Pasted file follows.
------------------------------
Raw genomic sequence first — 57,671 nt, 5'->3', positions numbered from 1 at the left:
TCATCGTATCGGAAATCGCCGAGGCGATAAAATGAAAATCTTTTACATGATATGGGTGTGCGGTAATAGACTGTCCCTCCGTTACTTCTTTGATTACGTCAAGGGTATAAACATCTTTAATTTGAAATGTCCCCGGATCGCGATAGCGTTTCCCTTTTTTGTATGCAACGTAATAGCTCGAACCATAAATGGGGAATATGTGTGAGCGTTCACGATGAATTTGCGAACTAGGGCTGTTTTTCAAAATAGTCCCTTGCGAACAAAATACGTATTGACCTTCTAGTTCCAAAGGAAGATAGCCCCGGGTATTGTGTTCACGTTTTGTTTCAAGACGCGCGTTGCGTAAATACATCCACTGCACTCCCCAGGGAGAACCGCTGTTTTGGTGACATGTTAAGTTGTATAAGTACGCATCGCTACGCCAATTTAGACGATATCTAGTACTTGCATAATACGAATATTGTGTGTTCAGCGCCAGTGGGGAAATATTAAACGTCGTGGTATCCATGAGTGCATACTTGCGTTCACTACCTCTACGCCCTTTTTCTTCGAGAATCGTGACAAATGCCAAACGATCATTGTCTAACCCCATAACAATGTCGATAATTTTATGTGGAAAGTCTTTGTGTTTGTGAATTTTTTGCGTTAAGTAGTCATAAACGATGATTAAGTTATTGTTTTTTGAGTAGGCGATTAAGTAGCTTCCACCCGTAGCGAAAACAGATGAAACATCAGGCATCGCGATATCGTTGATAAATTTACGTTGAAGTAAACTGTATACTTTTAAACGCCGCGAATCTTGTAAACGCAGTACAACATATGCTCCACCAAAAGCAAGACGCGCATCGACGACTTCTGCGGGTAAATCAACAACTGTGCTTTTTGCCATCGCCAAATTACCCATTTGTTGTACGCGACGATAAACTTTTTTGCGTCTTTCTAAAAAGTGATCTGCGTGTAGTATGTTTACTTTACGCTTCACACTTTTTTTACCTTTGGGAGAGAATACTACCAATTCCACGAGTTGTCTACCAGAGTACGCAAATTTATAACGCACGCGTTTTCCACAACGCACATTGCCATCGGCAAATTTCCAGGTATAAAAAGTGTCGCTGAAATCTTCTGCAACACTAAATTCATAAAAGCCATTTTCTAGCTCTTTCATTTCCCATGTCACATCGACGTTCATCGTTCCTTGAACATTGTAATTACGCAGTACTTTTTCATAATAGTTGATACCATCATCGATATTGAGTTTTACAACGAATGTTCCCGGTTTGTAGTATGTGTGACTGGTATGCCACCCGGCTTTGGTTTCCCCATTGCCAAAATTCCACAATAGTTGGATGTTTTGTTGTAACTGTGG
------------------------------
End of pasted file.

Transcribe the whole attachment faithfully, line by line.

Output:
Raw genomic sequence first — 57,671 nt, 5'->3', positions numbered from 1 at the left:
TCATCGTATCGGAAATCGCCGAGGCGATAAAATGAAAATCTTTTACATGATATGGGTGTGCGGTAATAGACTGTCCCTCCGTTACTTCTTTGATTACGTCAAGGGTATAAACATCTTTAATTTGAAATGTCCCCGGATCGCGATAGCGTTTCCCTTTTTTGTATGCAACGTAATAGCTCGAACCATAAATGGGGAATATGTGTGAGCGTTCACGATGAATTTGCGAACTAGGGCTGTTTTTCAAAATAGTCCCTTGCGAACAAAATACGTATTGACCTTCTAGTTCCAAAGGAAGATAGCCCCGGGTATTGTGTTCACGTTTTGTTTCAAGACGCGCGTTGCGTAAATACATCCACTGCACTCCCCAGGGAGAACCGCTGTTTTGGTGACATGTTAAGTTGTATAAGTACGCATCGCTACGCCAATTTAGACGATATCTAGTACTTGCATAATACGAATATTGTGTGTTCAGCGCCAGTGGGGAAATATTAAACGTCGTGGTATCCATGAGTGCATACTTGCGTTCACTACCTCTACGCCCTTTTTCTTCGAGAATCGTGACAAATGCCAAACGATCATTGTCTAACCCCATAACAATGTCGATAATTTTATGTGGAAAGTCTTTGTGTTTGTGAATTTTTTGCGTTAAGTAGTCATAAACGATGATTAAGTTATTGTTTTTTGAGTAGGCGATTAAGTAGCTTCCACCCGTAGCGAAAACAGATGAAACATCAGGCATCGCGATATCGTTGATAAATTTACGTTGAAGTAAACTGTATACTTTTAAACGCCGCGAATCTTGTAAACGCAGTACAACATATGCTCCACCAAAAGCAAGACGCGCATCGACGACTTCTGCGGGTAAATCAACAACTGTGCTTTTTGCCATCGCCAAATTACCCATTTGTTGTACGCGACGATAAACTTTTTTGCGTCTTTCTAAAAAGTGATCTGCGTGTAGTATGTTTACTTTACGCTTCACACTTTTTTTACCTTTGGGAGAGAATACTACCAATTCCACGAGTTGTCTACCAGAGTACGCAAATTTATAACGCACGCGTTTTCCACAACGCACATTGCCATCGGCAAATTTCCAGGTATAAAAAGTGTCGCTGAAATCTTCTGCAACACTAAATTCATAAAAGCCATTTTCTAGCTCTTTCATTTCCCATGTCACATCGACGTTCATCGTTCCTTGAACATTGTAATTACGCAGTACTTTTTCATAATAGTTGATACCATCATCGATATTGAGTTTTACAACGAATGTTCCCGGTTTGTAGTATGTGTGACTGGTATGCCACCCGGCTTTGGTTTCCCCATTGCCAAAATTCCACAATAGTTGGATGTTTTGTTGTAACTGTGG